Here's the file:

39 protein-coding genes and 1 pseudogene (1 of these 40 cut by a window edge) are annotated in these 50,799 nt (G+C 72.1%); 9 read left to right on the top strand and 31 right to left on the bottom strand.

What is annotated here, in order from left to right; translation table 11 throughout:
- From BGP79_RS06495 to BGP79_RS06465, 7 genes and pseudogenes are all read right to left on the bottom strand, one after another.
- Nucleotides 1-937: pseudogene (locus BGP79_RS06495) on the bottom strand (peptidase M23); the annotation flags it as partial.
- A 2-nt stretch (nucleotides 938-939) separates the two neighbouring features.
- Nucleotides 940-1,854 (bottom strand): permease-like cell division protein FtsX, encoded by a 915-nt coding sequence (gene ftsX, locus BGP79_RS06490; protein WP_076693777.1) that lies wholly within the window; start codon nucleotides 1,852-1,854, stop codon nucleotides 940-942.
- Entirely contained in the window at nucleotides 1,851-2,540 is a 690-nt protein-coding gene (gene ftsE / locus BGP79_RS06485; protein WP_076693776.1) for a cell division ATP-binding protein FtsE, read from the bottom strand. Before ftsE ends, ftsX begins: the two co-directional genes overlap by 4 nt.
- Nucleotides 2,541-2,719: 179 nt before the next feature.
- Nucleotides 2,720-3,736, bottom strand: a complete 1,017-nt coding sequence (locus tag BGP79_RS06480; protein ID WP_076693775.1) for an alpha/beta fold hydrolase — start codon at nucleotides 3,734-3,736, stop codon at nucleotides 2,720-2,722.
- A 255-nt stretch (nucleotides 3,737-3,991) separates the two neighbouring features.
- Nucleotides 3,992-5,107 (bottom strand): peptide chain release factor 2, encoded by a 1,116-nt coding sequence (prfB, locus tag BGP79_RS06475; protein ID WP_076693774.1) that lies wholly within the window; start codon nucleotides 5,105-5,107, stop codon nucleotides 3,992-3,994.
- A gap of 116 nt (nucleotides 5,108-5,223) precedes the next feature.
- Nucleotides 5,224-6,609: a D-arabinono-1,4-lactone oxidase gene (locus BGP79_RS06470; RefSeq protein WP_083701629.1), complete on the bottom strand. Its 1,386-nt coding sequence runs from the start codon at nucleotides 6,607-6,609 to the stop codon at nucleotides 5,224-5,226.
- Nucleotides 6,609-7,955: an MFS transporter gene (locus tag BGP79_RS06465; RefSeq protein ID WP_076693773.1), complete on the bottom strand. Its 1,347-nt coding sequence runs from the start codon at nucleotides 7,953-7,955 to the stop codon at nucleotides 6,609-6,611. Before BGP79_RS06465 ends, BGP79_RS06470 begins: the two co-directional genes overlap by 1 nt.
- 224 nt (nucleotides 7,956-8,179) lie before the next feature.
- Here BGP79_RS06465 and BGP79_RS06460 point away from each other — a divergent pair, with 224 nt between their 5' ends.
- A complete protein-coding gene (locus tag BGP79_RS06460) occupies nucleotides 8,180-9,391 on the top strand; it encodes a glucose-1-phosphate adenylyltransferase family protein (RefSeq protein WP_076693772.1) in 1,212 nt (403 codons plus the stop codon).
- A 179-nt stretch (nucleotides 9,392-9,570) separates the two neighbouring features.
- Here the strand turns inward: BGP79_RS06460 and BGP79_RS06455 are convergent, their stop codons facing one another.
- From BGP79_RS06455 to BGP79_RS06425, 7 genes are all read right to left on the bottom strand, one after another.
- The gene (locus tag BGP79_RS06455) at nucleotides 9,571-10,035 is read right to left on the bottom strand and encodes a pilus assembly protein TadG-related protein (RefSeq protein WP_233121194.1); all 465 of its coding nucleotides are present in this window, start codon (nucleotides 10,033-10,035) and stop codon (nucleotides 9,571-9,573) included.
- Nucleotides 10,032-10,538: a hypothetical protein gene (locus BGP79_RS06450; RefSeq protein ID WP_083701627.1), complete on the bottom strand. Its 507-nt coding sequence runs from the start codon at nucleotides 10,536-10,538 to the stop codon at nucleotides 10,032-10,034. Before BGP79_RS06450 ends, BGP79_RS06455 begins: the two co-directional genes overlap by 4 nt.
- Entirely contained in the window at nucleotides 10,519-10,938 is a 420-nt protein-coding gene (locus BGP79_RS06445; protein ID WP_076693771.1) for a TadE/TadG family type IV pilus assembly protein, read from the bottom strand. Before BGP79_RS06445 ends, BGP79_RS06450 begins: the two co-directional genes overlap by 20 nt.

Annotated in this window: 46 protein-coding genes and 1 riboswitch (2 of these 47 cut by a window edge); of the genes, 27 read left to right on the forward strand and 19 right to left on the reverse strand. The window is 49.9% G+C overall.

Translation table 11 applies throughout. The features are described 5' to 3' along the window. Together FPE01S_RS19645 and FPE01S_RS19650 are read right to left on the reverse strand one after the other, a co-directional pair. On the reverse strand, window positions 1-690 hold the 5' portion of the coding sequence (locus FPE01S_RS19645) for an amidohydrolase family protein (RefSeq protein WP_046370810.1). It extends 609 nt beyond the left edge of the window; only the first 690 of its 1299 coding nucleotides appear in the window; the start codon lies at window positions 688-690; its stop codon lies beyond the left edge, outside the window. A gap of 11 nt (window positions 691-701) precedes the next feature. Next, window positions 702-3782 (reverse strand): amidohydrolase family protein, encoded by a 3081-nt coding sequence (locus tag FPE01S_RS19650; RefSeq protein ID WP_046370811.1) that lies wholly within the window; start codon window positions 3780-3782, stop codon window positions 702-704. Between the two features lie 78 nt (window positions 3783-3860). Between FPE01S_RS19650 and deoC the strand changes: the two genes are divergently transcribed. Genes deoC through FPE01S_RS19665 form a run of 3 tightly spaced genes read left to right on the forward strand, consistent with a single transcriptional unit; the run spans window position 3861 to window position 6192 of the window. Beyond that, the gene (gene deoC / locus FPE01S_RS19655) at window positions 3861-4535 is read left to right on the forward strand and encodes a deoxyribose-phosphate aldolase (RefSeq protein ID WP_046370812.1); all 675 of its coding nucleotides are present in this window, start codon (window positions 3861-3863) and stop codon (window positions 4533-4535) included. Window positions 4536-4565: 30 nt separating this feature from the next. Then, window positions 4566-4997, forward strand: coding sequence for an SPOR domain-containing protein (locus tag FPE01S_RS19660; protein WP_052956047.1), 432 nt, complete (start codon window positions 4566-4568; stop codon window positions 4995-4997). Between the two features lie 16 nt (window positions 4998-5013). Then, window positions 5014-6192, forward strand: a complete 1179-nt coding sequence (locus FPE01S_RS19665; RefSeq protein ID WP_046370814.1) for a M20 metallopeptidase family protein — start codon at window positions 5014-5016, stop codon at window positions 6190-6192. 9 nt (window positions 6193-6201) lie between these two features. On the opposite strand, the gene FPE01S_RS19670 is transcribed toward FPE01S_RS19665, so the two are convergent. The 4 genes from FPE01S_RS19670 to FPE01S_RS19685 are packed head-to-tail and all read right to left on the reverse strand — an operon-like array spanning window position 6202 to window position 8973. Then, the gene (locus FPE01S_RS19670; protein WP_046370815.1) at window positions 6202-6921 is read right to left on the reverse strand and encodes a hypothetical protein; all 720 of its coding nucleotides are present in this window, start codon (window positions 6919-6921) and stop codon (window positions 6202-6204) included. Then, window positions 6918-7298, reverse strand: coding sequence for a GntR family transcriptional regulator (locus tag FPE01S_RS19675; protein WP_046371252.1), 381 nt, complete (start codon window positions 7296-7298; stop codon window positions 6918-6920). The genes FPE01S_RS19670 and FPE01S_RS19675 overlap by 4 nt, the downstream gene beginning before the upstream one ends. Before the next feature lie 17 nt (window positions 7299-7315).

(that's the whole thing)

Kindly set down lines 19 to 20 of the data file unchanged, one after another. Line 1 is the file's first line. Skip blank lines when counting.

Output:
- Here the strand turns inward: BGP79_RS06460 and BGP79_RS06455 are convergent, their stop codons facing one another.
- From BGP79_RS06455 to BGP79_RS06425, 7 genes are all read right to left on the bottom strand, one after another.